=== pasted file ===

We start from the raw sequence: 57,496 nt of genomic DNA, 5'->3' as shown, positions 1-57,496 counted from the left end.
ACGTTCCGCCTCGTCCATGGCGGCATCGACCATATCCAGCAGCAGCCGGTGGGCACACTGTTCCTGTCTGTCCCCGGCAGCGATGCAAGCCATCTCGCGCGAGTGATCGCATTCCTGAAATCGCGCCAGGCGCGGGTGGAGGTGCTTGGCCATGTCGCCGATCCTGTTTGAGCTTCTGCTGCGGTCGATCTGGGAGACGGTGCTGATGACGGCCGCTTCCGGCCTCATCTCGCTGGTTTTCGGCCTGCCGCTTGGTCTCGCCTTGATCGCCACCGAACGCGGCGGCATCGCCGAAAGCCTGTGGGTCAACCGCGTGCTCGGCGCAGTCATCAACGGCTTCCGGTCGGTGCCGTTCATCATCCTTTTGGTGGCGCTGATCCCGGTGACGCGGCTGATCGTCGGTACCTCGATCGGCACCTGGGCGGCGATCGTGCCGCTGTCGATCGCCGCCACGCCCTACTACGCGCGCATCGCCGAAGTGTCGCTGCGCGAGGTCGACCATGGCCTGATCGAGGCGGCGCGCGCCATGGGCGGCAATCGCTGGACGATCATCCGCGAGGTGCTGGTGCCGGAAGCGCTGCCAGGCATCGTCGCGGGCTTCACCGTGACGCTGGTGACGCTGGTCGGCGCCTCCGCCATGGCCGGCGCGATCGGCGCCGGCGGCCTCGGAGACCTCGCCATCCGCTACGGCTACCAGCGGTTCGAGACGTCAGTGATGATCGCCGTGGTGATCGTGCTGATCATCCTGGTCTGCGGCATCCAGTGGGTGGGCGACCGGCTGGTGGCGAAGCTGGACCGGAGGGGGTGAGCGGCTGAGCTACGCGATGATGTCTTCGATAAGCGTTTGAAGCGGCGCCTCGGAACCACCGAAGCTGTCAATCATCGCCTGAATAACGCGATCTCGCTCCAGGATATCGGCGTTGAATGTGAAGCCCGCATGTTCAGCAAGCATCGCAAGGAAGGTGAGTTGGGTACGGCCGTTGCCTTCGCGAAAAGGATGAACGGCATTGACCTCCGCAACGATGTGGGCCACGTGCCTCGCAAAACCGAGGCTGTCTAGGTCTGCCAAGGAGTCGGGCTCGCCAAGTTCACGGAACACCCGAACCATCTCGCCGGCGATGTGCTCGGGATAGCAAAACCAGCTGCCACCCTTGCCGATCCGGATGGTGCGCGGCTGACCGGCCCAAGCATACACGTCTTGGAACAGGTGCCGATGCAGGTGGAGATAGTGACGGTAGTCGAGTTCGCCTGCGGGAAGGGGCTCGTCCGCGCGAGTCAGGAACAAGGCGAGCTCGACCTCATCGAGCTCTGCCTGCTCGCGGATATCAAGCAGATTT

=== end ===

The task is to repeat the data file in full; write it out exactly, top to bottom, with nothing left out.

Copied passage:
We start from the raw sequence: 57,496 nt of genomic DNA, 5'->3' as shown, positions 1-57,496 counted from the left end.
ACGTTCCGCCTCGTCCATGGCGGCATCGACCATATCCAGCAGCAGCCGGTGGGCACACTGTTCCTGTCTGTCCCCGGCAGCGATGCAAGCCATCTCGCGCGAGTGATCGCATTCCTGAAATCGCGCCAGGCGCGGGTGGAGGTGCTTGGCCATGTCGCCGATCCTGTTTGAGCTTCTGCTGCGGTCGATCTGGGAGACGGTGCTGATGACGGCCGCTTCCGGCCTCATCTCGCTGGTTTTCGGCCTGCCGCTTGGTCTCGCCTTGATCGCCACCGAACGCGGCGGCATCGCCGAAAGCCTGTGGGTCAACCGCGTGCTCGGCGCAGTCATCAACGGCTTCCGGTCGGTGCCGTTCATCATCCTTTTGGTGGCGCTGATCCCGGTGACGCGGCTGATCGTCGGTACCTCGATCGGCACCTGGGCGGCGATCGTGCCGCTGTCGATCGCCGCCACGCCCTACTACGCGCGCATCGCCGAAGTGTCGCTGCGCGAGGTCGACCATGGCCTGATCGAGGCGGCGCGCGCCATGGGCGGCAATCGCTGGACGATCATCCGCGAGGTGCTGGTGCCGGAAGCGCTGCCAGGCATCGTCGCGGGCTTCACCGTGACGCTGGTGACGCTGGTCGGCGCCTCCGCCATGGCCGGCGCGATCGGCGCCGGCGGCCTCGGAGACCTCGCCATCCGCTACGGCTACCAGCGGTTCGAGACGTCAGTGATGATCGCCGTGGTGATCGTGCTGATCATCCTGGTCTGCGGCATCCAGTGGGTGGGCGACCGGCTGGTGGCGAAGCTGGACCGGAGGGGGTGAGCGGCTGAGCTACGCGATGATGTCTTCGATAAGCGTTTGAAGCGGCGCCTCGGAACCACCGAAGCTGTCAATCATCGCCTGAATAACGCGATCTCGCTCCAGGATATCGGCGTTGAATGTGAAGCCCGCATGTTCAGCAAGCATCGCAAGGAAGGTGAGTTGGGTACGGCCGTTGCCTTCGCGAAAAGGATGAACGGCATTGACCTCCGCAACGATGTGGGCCACGTGCCTCGCAAAACCGAGGCTGTCTAGGTCTGCCAAGGAGTCGGGCTCGCCAAGTTCACGGAACACCCGAACCATCTCGCCGGCGATGTGCTCGGGATAGCAAAACCAGCTGCCACCCTTGCCGATCCGGATGGTGCGCGGCTGACCGGCCCAAGCATACACGTCTTGGAACAGGTGCCGATGCAGGTGGAGATAGTGACGGTAGTCGAGTTCGCCTGCGGGAAGGGGCTCGTCCGCGCGAGTCAGGAACAAGGCGAGCTCGACCTCATCGAGCTCTGCCTGCTCGCGGATATCAAGCAGATTT